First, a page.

December 2011:

Total water content of the atmosphere from the ERA Interim model (top) and measured by SSMIS satellite data (middle) and the SSMIS estimated rainfall rate (bottom)

Return to latest news

Winter floods in Britain are connected to atmospheric rivers

Work by David Lavers and co-authors has linked flooding in UK river catchements with distinct flows of warm, moist air termed moisture conveyors or Atmospheric Rivers (see New Scientist article).

These moisture conveyors carry large quantities of atmospheric moisture, the vast majority of which is invisible vapour, and this provides the fuel for intense precipitation. When moisture laden air masses (see also global animation of water vapour from the ERA interim reanalysis during 2011) are raised over mountains, the air cools and since cooler air carries less water vapour, rapid condensation of droplets can initiate heavy rainfall.

Over a period of a day or so, these heavy rainfall events can rain out much more water than is contained in each vertical column of air. This is only possible with the continual supply of moisture from further afield. In this work we have identified these warm, moisture conveyors or atmospheric rivers of moisture that supply large quantities of water vapour over a period of a few days. In the case shown in the Figure, this particular event caused substantial flooding in Cumbria (see also animation of atmospheric water totals from ERA Interm reanalysis).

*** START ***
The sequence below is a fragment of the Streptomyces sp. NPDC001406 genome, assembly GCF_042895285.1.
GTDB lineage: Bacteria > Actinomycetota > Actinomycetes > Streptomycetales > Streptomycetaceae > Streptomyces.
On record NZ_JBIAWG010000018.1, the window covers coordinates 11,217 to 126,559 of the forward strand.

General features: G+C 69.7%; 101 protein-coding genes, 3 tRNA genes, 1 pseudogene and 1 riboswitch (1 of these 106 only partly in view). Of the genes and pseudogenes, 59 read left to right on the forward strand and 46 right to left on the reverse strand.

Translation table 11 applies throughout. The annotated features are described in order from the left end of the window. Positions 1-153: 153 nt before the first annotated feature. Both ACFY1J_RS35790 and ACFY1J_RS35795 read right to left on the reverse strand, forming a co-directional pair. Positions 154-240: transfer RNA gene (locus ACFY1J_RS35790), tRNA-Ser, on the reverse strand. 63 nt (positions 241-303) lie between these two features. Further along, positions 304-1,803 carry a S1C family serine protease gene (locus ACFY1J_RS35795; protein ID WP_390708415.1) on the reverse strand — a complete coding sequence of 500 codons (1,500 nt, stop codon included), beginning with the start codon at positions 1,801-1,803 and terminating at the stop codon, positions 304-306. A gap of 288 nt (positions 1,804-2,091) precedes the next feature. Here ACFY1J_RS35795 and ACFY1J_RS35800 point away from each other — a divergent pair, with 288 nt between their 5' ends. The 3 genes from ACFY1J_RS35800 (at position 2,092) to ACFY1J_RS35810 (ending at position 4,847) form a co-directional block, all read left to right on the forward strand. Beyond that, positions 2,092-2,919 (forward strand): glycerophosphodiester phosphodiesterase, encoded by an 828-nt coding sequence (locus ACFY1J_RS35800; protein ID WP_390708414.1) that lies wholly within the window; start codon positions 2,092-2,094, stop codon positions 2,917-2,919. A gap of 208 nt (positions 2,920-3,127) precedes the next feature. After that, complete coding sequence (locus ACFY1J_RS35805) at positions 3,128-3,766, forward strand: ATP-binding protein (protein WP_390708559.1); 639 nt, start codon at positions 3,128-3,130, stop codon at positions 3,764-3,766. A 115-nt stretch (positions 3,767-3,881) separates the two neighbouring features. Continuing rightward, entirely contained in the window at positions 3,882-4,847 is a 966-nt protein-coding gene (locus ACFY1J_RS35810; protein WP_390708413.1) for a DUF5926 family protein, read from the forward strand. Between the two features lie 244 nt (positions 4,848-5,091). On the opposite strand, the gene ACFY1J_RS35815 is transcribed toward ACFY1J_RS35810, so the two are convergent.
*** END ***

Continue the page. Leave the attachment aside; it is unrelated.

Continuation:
Flooding will be particularly acute in catchments with rapid rainfall-river flow response times such as those found in the north and west of Britain. More results are described in the paper in Geophysical Research Letters

Since water vapour is almost certain to increase on average in a warming world, there are the implications that these events may become more severe and this is research that we are interested in conducting in the future. This research was conducted as part of the HydEF project funded through the Natural Environment Research Council's Changing Water Cycle program (read more on the departments Weather and Climate Discussion Blog).

Return to latest news

Richard P. Allan
Location: Department of Meteorology (2U15)


Contact me